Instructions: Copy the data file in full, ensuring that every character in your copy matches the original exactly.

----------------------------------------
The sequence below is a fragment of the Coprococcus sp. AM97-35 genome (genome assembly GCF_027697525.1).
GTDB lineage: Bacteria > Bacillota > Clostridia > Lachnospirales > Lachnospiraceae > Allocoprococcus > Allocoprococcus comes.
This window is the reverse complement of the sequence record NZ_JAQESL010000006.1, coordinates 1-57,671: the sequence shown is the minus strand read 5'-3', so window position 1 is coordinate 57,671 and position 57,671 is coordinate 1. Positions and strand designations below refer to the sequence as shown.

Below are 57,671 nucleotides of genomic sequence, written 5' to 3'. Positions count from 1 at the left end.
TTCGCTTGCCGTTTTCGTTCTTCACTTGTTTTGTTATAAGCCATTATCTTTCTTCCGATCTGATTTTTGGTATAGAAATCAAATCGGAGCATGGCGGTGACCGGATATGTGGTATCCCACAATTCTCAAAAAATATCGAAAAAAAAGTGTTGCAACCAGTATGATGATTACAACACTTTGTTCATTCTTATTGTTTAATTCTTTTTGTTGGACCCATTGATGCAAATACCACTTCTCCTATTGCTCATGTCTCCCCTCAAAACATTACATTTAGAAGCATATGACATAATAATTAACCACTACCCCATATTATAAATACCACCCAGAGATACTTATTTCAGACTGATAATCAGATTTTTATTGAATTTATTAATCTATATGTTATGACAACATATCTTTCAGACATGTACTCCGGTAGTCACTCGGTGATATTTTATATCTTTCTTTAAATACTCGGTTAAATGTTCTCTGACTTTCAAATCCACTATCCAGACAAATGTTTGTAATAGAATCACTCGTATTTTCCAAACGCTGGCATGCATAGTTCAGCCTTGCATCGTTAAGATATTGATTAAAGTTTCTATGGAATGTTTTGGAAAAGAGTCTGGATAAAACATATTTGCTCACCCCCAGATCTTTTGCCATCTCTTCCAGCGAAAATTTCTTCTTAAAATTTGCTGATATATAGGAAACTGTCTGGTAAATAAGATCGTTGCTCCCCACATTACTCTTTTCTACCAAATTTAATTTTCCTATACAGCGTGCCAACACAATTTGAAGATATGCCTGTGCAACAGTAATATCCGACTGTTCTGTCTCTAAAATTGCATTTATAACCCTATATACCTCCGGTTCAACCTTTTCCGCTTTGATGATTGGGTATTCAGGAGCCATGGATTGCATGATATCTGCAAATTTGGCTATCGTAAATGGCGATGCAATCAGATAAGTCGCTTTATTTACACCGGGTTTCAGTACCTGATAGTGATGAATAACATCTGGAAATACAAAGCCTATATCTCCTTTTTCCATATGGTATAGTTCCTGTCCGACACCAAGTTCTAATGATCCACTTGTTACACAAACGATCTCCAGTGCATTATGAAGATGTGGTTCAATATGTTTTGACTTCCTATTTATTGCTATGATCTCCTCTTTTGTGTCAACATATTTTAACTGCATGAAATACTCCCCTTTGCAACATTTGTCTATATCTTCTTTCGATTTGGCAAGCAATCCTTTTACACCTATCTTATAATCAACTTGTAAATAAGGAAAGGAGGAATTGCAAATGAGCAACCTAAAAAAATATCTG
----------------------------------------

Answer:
The sequence below is a fragment of the Coprococcus sp. AM97-35 genome (genome assembly GCF_027697525.1).
GTDB lineage: Bacteria > Bacillota > Clostridia > Lachnospirales > Lachnospiraceae > Allocoprococcus > Allocoprococcus comes.
This window is the reverse complement of the sequence record NZ_JAQESL010000006.1, coordinates 1-57,671: the sequence shown is the minus strand read 5'-3', so window position 1 is coordinate 57,671 and position 57,671 is coordinate 1. Positions and strand designations below refer to the sequence as shown.

Below are 57,671 nucleotides of genomic sequence, written 5' to 3'. Positions count from 1 at the left end.
TTCGCTTGCCGTTTTCGTTCTTCACTTGTTTTGTTATAAGCCATTATCTTTCTTCCGATCTGATTTTTGGTATAGAAATCAAATCGGAGCATGGCGGTGACCGGATATGTGGTATCCCACAATTCTCAAAAAATATCGAAAAAAAAGTGTTGCAACCAGTATGATGATTACAACACTTTGTTCATTCTTATTGTTTAATTCTTTTTGTTGGACCCATTGATGCAAATACCACTTCTCCTATTGCTCATGTCTCCCCTCAAAACATTACATTTAGAAGCATATGACATAATAATTAACCACTACCCCATATTATAAATACCACCCAGAGATACTTATTTCAGACTGATAATCAGATTTTTATTGAATTTATTAATCTATATGTTATGACAACATATCTTTCAGACATGTACTCCGGTAGTCACTCGGTGATATTTTATATCTTTCTTTAAATACTCGGTTAAATGTTCTCTGACTTTCAAATCCACTATCCAGACAAATGTTTGTAATAGAATCACTCGTATTTTCCAAACGCTGGCATGCATAGTTCAGCCTTGCATCGTTAAGATATTGATTAAAGTTTCTATGGAATGTTTTGGAAAAGAGTCTGGATAAAACATATTTGCTCACCCCCAGATCTTTTGCCATCTCTTCCAGCGAAAATTTCTTCTTAAAATTTGCTGATATATAGGAAACTGTCTGGTAAATAAGATCGTTGCTCCCCACATTACTCTTTTCTACCAAATTTAATTTTCCTATACAGCGTGCCAACACAATTTGAAGATATGCCTGTGCAACAGTAATATCCGACTGTTCTGTCTCTAAAATTGCATTTATAACCCTATATACCTCCGGTTCAACCTTTTCCGCTTTGATGATTGGGTATTCAGGAGCCATGGATTGCATGATATCTGCAAATTTGGCTATCGTAAATGGCGATGCAATCAGATAAGTCGCTTTATTTACACCGGGTTTCAGTACCTGATAGTGATGAATAACATCTGGAAATACAAAGCCTATATCTCCTTTTTCCATATGGTATAGTTCCTGTCCGACACCAAGTTCTAATGATCCACTTGTTACACAAACGATCTCCAGTGCATTATGAAGATGTGGTTCAATATGTTTTGACTTCCTATTTATTGCTATGATCTCCTCTTTTGTGTCAACATATTTTAACTGCATGAAATACTCCCCTTTGCAACATTTGTCTATATCTTCTTTCGATTTGGCAAGCAATCCTTTTACACCTATCTTATAATCAACTTGTAAATAAGGAAAGGAGGAATTGCAAATGAGCAACCTAAAAAAATATCTG